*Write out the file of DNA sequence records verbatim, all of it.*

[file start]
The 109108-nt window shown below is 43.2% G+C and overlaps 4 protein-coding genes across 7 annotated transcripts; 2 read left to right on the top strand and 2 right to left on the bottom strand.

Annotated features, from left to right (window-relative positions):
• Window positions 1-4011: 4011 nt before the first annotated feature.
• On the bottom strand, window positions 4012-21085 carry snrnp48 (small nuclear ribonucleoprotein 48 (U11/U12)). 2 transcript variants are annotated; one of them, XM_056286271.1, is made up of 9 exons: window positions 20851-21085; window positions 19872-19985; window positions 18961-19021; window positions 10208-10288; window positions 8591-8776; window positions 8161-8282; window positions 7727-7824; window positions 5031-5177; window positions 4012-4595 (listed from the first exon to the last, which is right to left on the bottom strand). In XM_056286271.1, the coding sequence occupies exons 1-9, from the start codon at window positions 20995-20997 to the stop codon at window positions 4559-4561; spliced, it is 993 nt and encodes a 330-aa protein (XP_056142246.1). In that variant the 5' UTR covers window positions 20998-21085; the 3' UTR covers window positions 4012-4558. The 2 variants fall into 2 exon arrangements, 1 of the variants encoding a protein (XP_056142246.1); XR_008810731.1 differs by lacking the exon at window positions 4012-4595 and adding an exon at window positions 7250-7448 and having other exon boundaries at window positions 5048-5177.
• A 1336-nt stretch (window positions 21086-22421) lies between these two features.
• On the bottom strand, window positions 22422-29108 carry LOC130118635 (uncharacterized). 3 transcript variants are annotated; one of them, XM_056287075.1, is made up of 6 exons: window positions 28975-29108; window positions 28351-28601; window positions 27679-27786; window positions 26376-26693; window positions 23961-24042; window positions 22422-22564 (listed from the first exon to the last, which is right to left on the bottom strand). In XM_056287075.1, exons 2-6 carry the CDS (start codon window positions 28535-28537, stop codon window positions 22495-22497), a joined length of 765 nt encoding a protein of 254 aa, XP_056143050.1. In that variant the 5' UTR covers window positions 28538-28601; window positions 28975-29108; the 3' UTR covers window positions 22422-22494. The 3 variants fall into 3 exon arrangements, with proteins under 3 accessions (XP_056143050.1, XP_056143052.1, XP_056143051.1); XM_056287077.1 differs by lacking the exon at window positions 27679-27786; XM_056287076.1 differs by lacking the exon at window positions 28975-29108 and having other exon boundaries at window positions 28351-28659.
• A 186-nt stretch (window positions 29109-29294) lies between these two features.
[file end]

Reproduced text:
The 109108-nt window shown below is 43.2% G+C and overlaps 4 protein-coding genes across 7 annotated transcripts; 2 read left to right on the top strand and 2 right to left on the bottom strand.

Annotated features, from left to right (window-relative positions):
• Window positions 1-4011: 4011 nt before the first annotated feature.
• On the bottom strand, window positions 4012-21085 carry snrnp48 (small nuclear ribonucleoprotein 48 (U11/U12)). 2 transcript variants are annotated; one of them, XM_056286271.1, is made up of 9 exons: window positions 20851-21085; window positions 19872-19985; window positions 18961-19021; window positions 10208-10288; window positions 8591-8776; window positions 8161-8282; window positions 7727-7824; window positions 5031-5177; window positions 4012-4595 (listed from the first exon to the last, which is right to left on the bottom strand). In XM_056286271.1, the coding sequence occupies exons 1-9, from the start codon at window positions 20995-20997 to the stop codon at window positions 4559-4561; spliced, it is 993 nt and encodes a 330-aa protein (XP_056142246.1). In that variant the 5' UTR covers window positions 20998-21085; the 3' UTR covers window positions 4012-4558. The 2 variants fall into 2 exon arrangements, 1 of the variants encoding a protein (XP_056142246.1); XR_008810731.1 differs by lacking the exon at window positions 4012-4595 and adding an exon at window positions 7250-7448 and having other exon boundaries at window positions 5048-5177.
• A 1336-nt stretch (window positions 21086-22421) lies between these two features.
• On the bottom strand, window positions 22422-29108 carry LOC130118635 (uncharacterized). 3 transcript variants are annotated; one of them, XM_056287075.1, is made up of 6 exons: window positions 28975-29108; window positions 28351-28601; window positions 27679-27786; window positions 26376-26693; window positions 23961-24042; window positions 22422-22564 (listed from the first exon to the last, which is right to left on the bottom strand). In XM_056287075.1, exons 2-6 carry the CDS (start codon window positions 28535-28537, stop codon window positions 22495-22497), a joined length of 765 nt encoding a protein of 254 aa, XP_056143050.1. In that variant the 5' UTR covers window positions 28538-28601; window positions 28975-29108; the 3' UTR covers window positions 22422-22494. The 3 variants fall into 3 exon arrangements, with proteins under 3 accessions (XP_056143050.1, XP_056143052.1, XP_056143051.1); XM_056287077.1 differs by lacking the exon at window positions 27679-27786; XM_056287076.1 differs by lacking the exon at window positions 28975-29108 and having other exon boundaries at window positions 28351-28659.
• A 186-nt stretch (window positions 29109-29294) lies between these two features.